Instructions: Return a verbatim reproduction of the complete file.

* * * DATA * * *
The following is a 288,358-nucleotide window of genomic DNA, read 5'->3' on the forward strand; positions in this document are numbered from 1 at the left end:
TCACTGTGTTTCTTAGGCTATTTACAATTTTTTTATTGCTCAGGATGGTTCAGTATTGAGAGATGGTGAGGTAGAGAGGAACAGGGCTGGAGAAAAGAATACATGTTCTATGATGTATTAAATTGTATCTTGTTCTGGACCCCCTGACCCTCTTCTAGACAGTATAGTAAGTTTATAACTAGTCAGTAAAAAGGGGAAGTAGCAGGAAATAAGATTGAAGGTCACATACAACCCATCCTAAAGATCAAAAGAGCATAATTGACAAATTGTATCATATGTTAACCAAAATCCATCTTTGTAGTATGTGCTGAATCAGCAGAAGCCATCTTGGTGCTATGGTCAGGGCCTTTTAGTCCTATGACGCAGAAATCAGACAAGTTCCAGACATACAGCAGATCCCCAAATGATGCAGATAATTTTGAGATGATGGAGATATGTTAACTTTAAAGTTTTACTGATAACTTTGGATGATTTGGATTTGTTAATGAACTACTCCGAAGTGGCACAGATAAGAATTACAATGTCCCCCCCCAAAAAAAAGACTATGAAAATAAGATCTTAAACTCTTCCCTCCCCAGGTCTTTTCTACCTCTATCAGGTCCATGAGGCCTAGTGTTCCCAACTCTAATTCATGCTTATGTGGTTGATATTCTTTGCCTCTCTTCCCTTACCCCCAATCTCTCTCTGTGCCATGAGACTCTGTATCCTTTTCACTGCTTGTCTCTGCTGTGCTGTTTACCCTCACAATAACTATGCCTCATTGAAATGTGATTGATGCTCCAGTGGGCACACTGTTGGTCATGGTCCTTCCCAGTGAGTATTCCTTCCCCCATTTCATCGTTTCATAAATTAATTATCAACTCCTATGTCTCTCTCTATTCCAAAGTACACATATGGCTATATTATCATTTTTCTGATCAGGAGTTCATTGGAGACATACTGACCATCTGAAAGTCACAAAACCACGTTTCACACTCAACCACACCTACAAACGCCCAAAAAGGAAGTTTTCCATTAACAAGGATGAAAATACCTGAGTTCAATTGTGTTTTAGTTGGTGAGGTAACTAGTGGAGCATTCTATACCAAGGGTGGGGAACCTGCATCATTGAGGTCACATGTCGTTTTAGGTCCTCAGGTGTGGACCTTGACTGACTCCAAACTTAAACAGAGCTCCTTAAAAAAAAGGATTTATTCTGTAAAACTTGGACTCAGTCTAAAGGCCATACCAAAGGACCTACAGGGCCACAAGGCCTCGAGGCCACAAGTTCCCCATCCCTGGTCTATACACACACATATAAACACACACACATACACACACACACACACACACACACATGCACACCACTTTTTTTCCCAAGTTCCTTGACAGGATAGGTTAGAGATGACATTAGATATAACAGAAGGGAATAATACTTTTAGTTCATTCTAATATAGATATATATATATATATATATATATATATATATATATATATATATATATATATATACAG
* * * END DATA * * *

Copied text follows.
The following is a 288,358-nucleotide window of genomic DNA, read 5'->3' on the forward strand; positions in this document are numbered from 1 at the left end:
TCACTGTGTTTCTTAGGCTATTTACAATTTTTTTATTGCTCAGGATGGTTCAGTATTGAGAGATGGTGAGGTAGAGAGGAACAGGGCTGGAGAAAAGAATACATGTTCTATGATGTATTAAATTGTATCTTGTTCTGGACCCCCTGACCCTCTTCTAGACAGTATAGTAAGTTTATAACTAGTCAGTAAAAAGGGGAAGTAGCAGGAAATAAGATTGAAGGTCACATACAACCCATCCTAAAGATCAAAAGAGCATAATTGACAAATTGTATCATATGTTAACCAAAATCCATCTTTGTAGTATGTGCTGAATCAGCAGAAGCCATCTTGGTGCTATGGTCAGGGCCTTTTAGTCCTATGACGCAGAAATCAGACAAGTTCCAGACATACAGCAGATCCCCAAATGATGCAGATAATTTTGAGATGATGGAGATATGTTAACTTTAAAGTTTTACTGATAACTTTGGATGATTTGGATTTGTTAATGAACTACTCCGAAGTGGCACAGATAAGAATTACAATGTCCCCCCCCAAAAAAAAGACTATGAAAATAAGATCTTAAACTCTTCCCTCCCCAGGTCTTTTCTACCTCTATCAGGTCCATGAGGCCTAGTGTTCCCAACTCTAATTCATGCTTATGTGGTTGATATTCTTTGCCTCTCTTCCCTTACCCCCAATCTCTCTCTGTGCCATGAGACTCTGTATCCTTTTCACTGCTTGTCTCTGCTGTGCTGTTTACCCTCACAATAACTATGCCTCATTGAAATGTGATTGATGCTCCAGTGGGCACACTGTTGGTCATGGTCCTTCCCAGTGAGTATTCCTTCCCCCATTTCATCGTTTCATAAATTAATTATCAACTCCTATGTCTCTCTCTATTCCAAAGTACACATATGGCTATATTATCATTTTTCTGATCAGGAGTTCATTGGAGACATACTGACCATCTGAAAGTCACAAAACCACGTTTCACACTCAACCACACCTACAAACGCCCAAAAAGGAAGTTTTCCATTAACAAGGATGAAAATACCTGAGTTCAATTGTGTTTTAGTTGGTGAGGTAACTAGTGGAGCATTCTATACCAAGGGTGGGGAACCTGCATCATTGAGGTCACATGTCGTTTTAGGTCCTCAGGTGTGGACCTTGACTGACTCCAAACTTAAACAGAGCTCCTTAAAAAAAAGGATTTATTCTGTAAAACTTGGACTCAGTCTAAAGGCCATACCAAAGGACCTACAGGGCCACAAGGCCTCGAGGCCACAAGTTCCCCATCCCTGGTCTATACACACACATATAAACACACACACATACACACACACACACACACACACACATGCACACCACTTTTTTTCCCAAGTTCCTTGACAGGATAGGTTAGAGATGACATTAGATATAACAGAAGGGAATAATACTTTTAGTTCATTCTAATATAGATATATATATATATATATATATATATATATATATATATATATATATATATATATACAG